KEY DATA: Jobs: 128,000, Private, 131,000, Revisions: +95,000, Vehicles: -41,600; Unemployment Rate: 4.6% (up from 4.5%); Wages: +0.2%/ ISM (Manufacturing): +0.5 point; Orders: +1.8 points/ Construction: +0.5%
IN A NUTSHELL: “Remember all those stories about the job growth fading, well never mind.”
WHAT IT MEANS: So much for a slowing job market. Yes, the total number of net new hires in October was nothing spectacular but that was simply because GM was on strike and those workers were not considered to be employed. With the strike settled, the November report will reflect their return to work. Excluding the motor vehicle sector, hiring was good with solid gains posted in health care, construction, wholesale trade, financial activities, retail and especially restaurants. As for the government, cut backs in census workers led to a sharp decline in federal payrolls. That is just an unwinding of the increases we saw previously. Those ups and downs will be repeated this spring when we actually take the census. As for wages, they rose decently and the year-over-year decline was reversed slightly. Finally, the modest rise in the unemployment rate should not be viewed as a concern. The labor force grew solidly and the participation edged up and those are signs of a vibrant labor market.
Manufacturing activity continues to moderate, but the decline eased in October. The Institute for Supply Management’s Index rose, though it remained in negative territory. Most of the components posted gains, though production did fade further. All of the components, except for export orders, are still below 50. In other words, the sector is slowing at a slower pace.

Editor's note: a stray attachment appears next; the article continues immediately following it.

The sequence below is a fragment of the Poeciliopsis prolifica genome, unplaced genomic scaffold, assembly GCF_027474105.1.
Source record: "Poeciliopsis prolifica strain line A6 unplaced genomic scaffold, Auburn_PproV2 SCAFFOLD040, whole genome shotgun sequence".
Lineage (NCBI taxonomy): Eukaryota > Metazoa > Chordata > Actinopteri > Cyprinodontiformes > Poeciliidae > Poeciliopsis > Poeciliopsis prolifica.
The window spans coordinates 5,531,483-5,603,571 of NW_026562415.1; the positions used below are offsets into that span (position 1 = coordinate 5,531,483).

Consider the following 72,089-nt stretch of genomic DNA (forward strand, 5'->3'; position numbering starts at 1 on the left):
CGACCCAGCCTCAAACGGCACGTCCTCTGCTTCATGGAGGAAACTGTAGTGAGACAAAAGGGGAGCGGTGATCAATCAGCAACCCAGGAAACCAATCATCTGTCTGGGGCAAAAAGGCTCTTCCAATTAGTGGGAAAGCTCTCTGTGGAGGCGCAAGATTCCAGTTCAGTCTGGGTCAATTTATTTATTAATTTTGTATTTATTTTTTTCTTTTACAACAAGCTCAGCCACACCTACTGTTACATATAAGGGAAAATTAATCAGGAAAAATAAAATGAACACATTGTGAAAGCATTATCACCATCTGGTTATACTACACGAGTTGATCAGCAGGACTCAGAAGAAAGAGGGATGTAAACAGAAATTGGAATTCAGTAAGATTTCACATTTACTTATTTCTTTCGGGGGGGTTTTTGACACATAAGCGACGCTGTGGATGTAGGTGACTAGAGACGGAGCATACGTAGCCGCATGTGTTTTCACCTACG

Construction activity picked up in September and the increases were broad based. Residential, nonresidential, private and public all posted gains. That said, private activity remains down over the year and it is largely the public sector that is driving construction.MARKETS AND FED POLICY IMPLICATIONS: After several months of reporting decelerating job gains, the Bureau of Labor Statistics discovered a ton of new jobs they missed in August and September and the additional positions changed the tenor of job gains. When you consider the negative impact that the GM strike had on the October numbers, it is clear that the labor market is stronger than we perceived going into today’s report. And that raises even more questions about why the FOMC cut rates again this week. Let’s face it, the Fed is largely out of bullets. Yes, they have six more quarter-point moves before they get to zero, but the reality is that once the one percent level is hit, any additional cuts could reduce investment rather than increase it. Households and businesses will likely recognize that the only reason the Fed would be going so low is that the economy is in trouble and really, who borrows money when they are worried about a faltering economy? Lowering rates to feed the market beast while emptying the arsenal needed to fight a recession, especially when cutting rates is not a necessity, is not good monetary policy. What will the Fed do when we really need rate cuts, such as when the economy actually falters? Got me. Maybe that should be the question that is asked of Fed Chair Powell the next time he talks. So, where will the Fed go from here? My guess is that it is on hold for quite some time. This report makes it awfully hard for the FOMC to cut rates again in December.